Monday, April 6, 2015

Honored by Brewers, Selig throws out first pitch

Forget about relaxing in retirement. Bud Selig began his tenure as Commissioner Emeritus by pitching both ends of an Opening Day doubleheader and having the No. 1 retired in his honor in between.
After throwing the ceremonial first pitch at Miller Park to Brewers owner Mark Attanasio on Monday afternoon, Selig was scheduled to board a private jet bound for Phoenix for another first pitch as the D-backs opened Chase Field.
"I guess this is a first in baseball," Selig said. "People have said this is the first time in baseball history somebody has thrown the ball out in two cities, and I guess it's true."
In May, the Brewers will open the "Selig Experience" at Miller Park, a museum depicting Selig's tenure as owner, and on Monday the club retired uniform No. 1 in his honor. That number hung alongside Selig's name on the Miller Park roof beam as he delivered Monday's season-opening pitch.
"It was emotional," Selig said. "I actually have been warming up the last four days, and I'll tell you why. I know if I didn't and I bounced a ball or threw at someone -- I have one more appearance yet today, so I don't want to get too cocky -- but [Bob] Uecker would never let me forget it. Uecker left a message on my machine that he was coming out with a radar gun."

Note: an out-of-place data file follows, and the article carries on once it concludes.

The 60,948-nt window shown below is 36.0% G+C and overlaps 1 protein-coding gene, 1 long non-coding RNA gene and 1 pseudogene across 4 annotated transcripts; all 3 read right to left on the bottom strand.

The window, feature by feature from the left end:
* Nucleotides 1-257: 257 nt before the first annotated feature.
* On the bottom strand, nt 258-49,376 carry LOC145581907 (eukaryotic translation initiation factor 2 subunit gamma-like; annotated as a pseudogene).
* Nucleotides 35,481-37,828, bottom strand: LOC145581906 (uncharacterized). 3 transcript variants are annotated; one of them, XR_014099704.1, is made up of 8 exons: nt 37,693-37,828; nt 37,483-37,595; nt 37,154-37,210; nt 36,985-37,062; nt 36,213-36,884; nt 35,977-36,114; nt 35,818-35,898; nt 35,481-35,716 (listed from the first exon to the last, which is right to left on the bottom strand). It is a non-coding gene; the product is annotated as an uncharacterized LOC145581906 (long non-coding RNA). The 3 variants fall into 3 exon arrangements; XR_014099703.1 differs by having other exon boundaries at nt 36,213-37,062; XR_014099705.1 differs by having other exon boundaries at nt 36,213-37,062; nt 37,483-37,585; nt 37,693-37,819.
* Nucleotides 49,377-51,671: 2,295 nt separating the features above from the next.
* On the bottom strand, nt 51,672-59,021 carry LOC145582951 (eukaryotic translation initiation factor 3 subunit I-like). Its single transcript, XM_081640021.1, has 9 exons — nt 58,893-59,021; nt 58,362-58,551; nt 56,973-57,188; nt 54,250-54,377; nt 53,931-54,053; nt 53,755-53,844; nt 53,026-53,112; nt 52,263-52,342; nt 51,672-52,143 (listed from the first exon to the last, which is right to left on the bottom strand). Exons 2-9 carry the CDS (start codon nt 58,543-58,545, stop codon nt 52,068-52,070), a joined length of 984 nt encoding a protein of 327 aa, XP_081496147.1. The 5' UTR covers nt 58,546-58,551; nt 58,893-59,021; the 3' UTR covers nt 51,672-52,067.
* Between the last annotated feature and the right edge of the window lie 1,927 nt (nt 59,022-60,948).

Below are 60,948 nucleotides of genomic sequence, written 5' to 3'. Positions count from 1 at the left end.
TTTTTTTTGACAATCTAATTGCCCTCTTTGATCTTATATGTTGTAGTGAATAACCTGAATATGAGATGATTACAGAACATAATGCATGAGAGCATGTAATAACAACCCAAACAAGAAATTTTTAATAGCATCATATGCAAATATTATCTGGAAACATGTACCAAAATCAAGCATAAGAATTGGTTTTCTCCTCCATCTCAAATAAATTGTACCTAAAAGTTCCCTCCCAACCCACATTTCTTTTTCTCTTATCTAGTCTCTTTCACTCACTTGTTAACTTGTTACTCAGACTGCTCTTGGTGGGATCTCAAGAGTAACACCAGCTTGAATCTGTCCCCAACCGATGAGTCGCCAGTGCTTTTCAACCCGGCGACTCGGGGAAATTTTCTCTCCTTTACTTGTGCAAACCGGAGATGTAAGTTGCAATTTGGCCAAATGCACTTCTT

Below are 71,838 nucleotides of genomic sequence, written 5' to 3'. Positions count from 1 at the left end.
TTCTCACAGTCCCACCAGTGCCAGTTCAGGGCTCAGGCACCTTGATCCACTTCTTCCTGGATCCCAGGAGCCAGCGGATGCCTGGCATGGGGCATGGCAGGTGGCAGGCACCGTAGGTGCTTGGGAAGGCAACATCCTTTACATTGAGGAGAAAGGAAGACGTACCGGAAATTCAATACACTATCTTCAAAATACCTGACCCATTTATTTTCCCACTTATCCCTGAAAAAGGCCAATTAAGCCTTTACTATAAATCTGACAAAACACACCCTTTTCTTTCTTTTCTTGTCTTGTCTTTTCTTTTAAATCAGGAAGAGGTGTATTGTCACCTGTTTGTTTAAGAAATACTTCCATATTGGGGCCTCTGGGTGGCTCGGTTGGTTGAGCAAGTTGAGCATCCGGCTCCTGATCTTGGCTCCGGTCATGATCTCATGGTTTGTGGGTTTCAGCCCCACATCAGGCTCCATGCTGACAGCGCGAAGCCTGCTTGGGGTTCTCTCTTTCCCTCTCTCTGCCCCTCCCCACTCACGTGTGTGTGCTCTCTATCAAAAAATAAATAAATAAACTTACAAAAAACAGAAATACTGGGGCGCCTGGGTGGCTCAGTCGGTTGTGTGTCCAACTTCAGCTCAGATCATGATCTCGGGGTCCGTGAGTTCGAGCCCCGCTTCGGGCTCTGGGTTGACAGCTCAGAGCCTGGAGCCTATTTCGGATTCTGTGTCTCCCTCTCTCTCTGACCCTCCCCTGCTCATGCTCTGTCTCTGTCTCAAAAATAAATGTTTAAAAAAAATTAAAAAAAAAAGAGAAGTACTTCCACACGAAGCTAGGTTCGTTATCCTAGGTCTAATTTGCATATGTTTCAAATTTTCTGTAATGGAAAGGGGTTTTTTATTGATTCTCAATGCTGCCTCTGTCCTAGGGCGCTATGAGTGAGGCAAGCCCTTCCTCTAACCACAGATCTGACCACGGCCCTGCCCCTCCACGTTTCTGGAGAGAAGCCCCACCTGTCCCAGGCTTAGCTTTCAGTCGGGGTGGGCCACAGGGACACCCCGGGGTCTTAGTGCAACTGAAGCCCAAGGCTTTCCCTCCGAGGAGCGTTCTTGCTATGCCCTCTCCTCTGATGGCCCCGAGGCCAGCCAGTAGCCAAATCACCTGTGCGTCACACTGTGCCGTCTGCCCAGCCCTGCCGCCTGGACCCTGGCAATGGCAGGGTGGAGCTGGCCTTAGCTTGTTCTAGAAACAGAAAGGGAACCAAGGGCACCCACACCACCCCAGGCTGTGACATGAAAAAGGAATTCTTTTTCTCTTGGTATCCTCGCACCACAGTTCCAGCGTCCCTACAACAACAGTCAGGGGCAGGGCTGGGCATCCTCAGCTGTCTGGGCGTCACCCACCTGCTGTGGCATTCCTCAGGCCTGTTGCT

Selig's Milwaukee ties run deep. He was born and raised here, was heartbroken when the Braves left for Atlanta, and elated when he led a group of investors that secured the Seattle Pilots in bankruptcy court in 1970. Selig brought the team to Milwaukee and named it the Brewers.
After 22 years of running day-to-day operations of the franchise, and 22 years more as Commissioner of Major League Baseball, Selig stepped down in January and accepted the role of Commissioner Emeritus. He has been teaching courses at the University of Wisconsin and Marquette University, and is beginning to write a long-planned book about his life in baseball.
As the first season of the Rob Manfred era began, Selig cited the economic reformation of baseball and increased parity during his own tenure as Commissioner as a source of pride.
"There are 20-22 teams that you know have either a chance to win their division or be a playoff team,"Selig said. "That's what we set out to do.
"Changing the game is difficult. But the game is in the best shape it's ever been."

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